When someone is in this state, they are trying to function.

They are trying to get to the next day, sometimes the next hour. Of course they are going to believe someone who tells them they know what they are supposed to do. Of course they are going to open up where that person has access to those wounds they are trying to hide. Of course they are going to believe what they are told when it is wrapped up in the word “healing.”

And this is where so many people experience further hurt.

The light is on, or it’s off. I don’t think the switch gets stuck.

For so many survivors, the light was switched on unapologetically.

But they know the coping patterns they used to rely on to turn the light off don’t work anymore. So, they remain in the light and do what they can to rebuild there. And with each past memory finding relief, they see that being in the light is starting to feel warmer.

The light isn’t so harshly unapologetic anymore. It is on.

The light is on, or it’s off.

Once they get settled with practices that help them feel safe in their mind and body, they intentionally invite more light in.

The contrast between their light and their dark is nowhere near as stark as it used to be. The light and dark is noticeable. It is different. But people with complex pain have lived in both and know them well. It was the light that felt so abrupt.

For many of us, we didn’t even know we were in the dark, because we built our lives there.

The light is on, or it’s off.

I don’t have an idea of what it would mean to fully heal. There has been enough light to tell me that I live in a world where I will always have to fight to exist in ways that honor what my soul carries. I can’t take that on each day.

I can’t heal the world, so it makes me feel more welcome here. But, I can create more light–for me. In me. I can make sure I don’t retract from those pressures and the fears that tell me how unconventional my life is. I can’t–I won’t let me take those to the dark. Living with them in light is healing. It is truth.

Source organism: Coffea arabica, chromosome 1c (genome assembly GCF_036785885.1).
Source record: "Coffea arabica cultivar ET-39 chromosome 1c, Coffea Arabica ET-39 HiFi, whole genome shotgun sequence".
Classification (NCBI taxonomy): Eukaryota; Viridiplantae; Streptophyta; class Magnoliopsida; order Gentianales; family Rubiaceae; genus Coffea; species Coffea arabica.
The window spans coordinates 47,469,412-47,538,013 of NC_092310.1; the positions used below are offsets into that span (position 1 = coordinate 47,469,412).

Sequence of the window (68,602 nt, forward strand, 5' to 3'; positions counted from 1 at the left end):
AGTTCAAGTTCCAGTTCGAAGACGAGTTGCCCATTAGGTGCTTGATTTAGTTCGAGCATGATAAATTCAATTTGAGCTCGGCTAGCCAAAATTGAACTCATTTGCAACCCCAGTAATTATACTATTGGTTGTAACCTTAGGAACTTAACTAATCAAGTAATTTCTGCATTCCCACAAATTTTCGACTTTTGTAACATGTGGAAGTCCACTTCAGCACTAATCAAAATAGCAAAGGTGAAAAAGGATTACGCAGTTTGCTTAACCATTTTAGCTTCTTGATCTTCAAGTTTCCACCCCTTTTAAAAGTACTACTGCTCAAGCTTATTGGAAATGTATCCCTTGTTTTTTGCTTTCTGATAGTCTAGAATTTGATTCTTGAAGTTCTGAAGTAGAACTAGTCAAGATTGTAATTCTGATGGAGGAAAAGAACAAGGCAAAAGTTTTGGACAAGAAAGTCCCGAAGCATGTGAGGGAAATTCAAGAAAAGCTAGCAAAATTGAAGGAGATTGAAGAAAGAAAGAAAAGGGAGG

The light is on, or it’s off.  And I can only speak for myself on that switch. But, I have learned that many people claim light and the way they speak, and the way they treat the wounded ends up shoving hurt souls back into darkness.

All, in the name of healing. Love…and…light…with a dash of retraumatization.

When you are trying to find connection, look for people who have a similar light on. That means you share ideas about what safety is. It means you feel empowered by their presence. It means the light is on.

But, be ok with walking away from people who have their lights off to the things that make you feel safe. And be ok, not being responsible to make them turn that light on.

The light is on, or it’s off. I have never met someone who was in the middle of seeing me. Ever. It has always felt like they have the capacity and/or desire to, or they don’t. This is not for me to fix. It’s information to help build more health and save myself some additional heartbreak.

I hope for all of us, no matter what our light is turned on to, that we can better our lives and the lives of those around us. But, we must take up space to do that. We must stop pretending that some have more value than others. We must stop trusting those who want power over people.

When you enter relationships or seek approval from people who do not have their light on for you, you will lose valuable time. Again, it does not mean they are wrong for that. It means you are trying to flip a switch only they can turn on.

There is no peace when you have to live in someone’s shadows. No matter what they call it, it’s dark there, and that is not where you are meant to heal.

Sending peace to everyone working with the brightness that came too fast.

Sending compassion to those looking for others with the light on.

To more healing….

Nate